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Re: [lwip-users] critical section protection + timer issues questions

From: Jim Gibbons
Subject: Re: [lwip-users] critical section protection + timer issues questions
Date: Thu, 17 Feb 2005 17:02:13 -0800
User-agent: Mozilla Thunderbird 1.0 (Windows/20041206)

Scott Taggart wrote:


Thanks for your responses.

I have a few clarification/comments/questions.

1) To summarize, I think that every thread must, at some point do a sys_sem, a sys_mbox or sys_mssleep call for the LWIP timer stuff to work.

I agree.

2) I think that if I kludged the sys_arch timeouts stuff to just return a SINGLE timers list for ALL threads that that would break the implicit mutexing that is occurring in LWIP (i.e., LWIP assumes that a timer expiration  (i.e., callback) occurs in the same thread context that scheduled the initial timer).  My guess is that if I hacked this, the entire stack would melt down unless I started to implement my own mutex locks where needed.  Again, am I missing something here?

I agree on this point also.

3) To paraphrase, you say make an initial sys_timeout call after the tcpip_init call completes.  The problem with this is that it only handles timers for THAT thread.  I have other threads that want to establish connections and pass TCP traffic – each of these must, at some point call one of the previously mentioned 3 functions for timers to work.  I find this to be an INCREDIBLE design restriction – I want my threads to wait on my own internal semaphores, etc. and not have to go into the bowels of LWIP for their o/s blocking services.  Am I missing something?  Can anyone suggest a work-around for this?  Is there a multi-threaded port of LWIP that shows how any of this is done?  For that matter, where is the repository of al the LWIP ports I have never really found one.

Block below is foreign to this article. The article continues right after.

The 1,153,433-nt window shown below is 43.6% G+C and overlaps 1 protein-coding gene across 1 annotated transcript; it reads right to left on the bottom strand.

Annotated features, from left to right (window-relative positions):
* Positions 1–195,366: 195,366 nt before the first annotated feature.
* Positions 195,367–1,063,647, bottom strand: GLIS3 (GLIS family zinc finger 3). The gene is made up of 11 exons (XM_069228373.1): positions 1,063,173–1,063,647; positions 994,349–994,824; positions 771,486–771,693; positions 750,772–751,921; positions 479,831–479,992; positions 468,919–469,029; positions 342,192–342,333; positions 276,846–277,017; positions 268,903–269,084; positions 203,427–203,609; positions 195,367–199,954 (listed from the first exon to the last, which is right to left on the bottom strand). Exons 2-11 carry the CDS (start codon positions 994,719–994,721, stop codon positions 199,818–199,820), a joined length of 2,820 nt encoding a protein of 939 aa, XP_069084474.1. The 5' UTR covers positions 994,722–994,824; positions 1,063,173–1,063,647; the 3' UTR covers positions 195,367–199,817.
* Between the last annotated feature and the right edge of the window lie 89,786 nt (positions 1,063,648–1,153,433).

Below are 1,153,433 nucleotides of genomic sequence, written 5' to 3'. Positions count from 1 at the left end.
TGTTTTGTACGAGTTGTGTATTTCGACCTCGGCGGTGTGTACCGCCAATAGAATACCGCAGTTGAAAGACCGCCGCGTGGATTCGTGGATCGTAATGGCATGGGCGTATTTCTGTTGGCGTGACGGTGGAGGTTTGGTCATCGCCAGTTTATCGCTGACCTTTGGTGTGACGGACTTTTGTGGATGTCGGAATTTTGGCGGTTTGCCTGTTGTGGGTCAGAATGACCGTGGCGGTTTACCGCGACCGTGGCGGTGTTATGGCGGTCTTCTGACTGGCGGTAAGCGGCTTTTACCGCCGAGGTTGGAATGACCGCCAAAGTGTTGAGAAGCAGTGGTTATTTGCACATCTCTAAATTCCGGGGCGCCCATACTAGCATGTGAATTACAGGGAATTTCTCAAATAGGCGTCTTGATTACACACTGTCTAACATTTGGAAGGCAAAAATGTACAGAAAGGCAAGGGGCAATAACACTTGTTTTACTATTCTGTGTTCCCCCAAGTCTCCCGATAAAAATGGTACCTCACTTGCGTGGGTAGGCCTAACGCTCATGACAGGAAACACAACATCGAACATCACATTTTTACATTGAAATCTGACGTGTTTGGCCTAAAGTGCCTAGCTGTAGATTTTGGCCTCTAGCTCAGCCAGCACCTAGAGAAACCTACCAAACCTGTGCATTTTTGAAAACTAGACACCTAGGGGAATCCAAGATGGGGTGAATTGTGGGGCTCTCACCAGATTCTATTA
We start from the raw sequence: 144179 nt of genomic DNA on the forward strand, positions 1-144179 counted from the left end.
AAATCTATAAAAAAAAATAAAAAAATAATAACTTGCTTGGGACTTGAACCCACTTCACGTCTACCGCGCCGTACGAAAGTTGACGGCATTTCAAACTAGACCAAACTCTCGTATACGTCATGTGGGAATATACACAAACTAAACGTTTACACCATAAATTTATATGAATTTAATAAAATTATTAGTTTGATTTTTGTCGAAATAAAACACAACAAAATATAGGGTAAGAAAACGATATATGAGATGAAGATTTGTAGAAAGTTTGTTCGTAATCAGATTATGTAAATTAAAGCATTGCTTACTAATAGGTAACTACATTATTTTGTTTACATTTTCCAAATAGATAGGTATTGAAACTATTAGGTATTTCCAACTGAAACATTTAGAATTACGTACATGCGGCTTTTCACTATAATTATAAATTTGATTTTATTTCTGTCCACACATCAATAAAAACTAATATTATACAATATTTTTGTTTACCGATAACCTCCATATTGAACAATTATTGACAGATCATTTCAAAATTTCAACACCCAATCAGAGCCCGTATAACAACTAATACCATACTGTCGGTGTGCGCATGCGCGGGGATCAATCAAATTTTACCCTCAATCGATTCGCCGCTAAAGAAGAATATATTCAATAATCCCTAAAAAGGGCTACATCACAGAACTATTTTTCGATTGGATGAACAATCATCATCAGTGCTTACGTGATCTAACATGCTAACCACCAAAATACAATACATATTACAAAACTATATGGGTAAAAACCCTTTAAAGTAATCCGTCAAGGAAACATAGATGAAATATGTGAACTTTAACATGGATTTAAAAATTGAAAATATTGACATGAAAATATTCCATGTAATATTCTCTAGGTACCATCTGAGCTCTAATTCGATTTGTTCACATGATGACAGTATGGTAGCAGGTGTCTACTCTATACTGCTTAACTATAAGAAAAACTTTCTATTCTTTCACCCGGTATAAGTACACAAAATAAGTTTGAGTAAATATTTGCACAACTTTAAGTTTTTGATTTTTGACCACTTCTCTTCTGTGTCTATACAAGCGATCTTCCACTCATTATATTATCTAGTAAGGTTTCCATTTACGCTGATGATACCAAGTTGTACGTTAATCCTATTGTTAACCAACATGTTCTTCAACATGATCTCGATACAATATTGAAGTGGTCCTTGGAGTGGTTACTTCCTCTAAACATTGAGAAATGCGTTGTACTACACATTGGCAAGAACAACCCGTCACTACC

There is a subtle difference between what I was trying to say and your paraphrase.  In the example of the tcp timer, it is important to make the initial sys_timeout call from the callback function that is in its turn called from the tcp/ip task context.  Calling sys_timeout after tcpip_init returns will put it in the wrong stack context.  I think we're on the same page here, and I may be just nit-picking words.

The sys.c is really just a wrapper for the underlying OS's semaphore, mailbox and sleep methods.  If the underlying OS methods are what you need, the wrapper should also work just fine for you.  If you use the wrapper functions, you get the timers as a bonus.  This may be just what you need - or it may not be.  If it is what you need, then you can use sys_timeout and you won't need to build anything else of your own.  If these methods aren't what you need, but the underlying OS does support you, then you just have to do your own thing with regards to timers.  The sys.c may prove to be a convenience to you, but if they aren't you then they shouldn't constitute a design restriction.  They're just tools that you can use if you find them handy.

LWIP ports are in the contrib bundles.  Be careful about versions, though.  When LWIP itself moves to a new version, the ports will generally lag behind.




Please see below

Scott Taggart wrote:

      I have two questions.  The first is regarding multi-threaded code protection and the second involves timers.

      First, can someone please explain to me how the lwip code protects itself in a multithreaded environment when threads are using the “raw” interface (tcp_connect(), tcp_write(), etc.)?  For example, I see various api calls (tcp_connect() for example) end up calling into sys_timeout() which manipulates the timer linked list.  Yet there is no thread protection of any kind around this list manipulation code.  Is the calling application supposed to mutex lock all calls into LWIP?  Is it because this list is per-thread that it does not need mutex protection?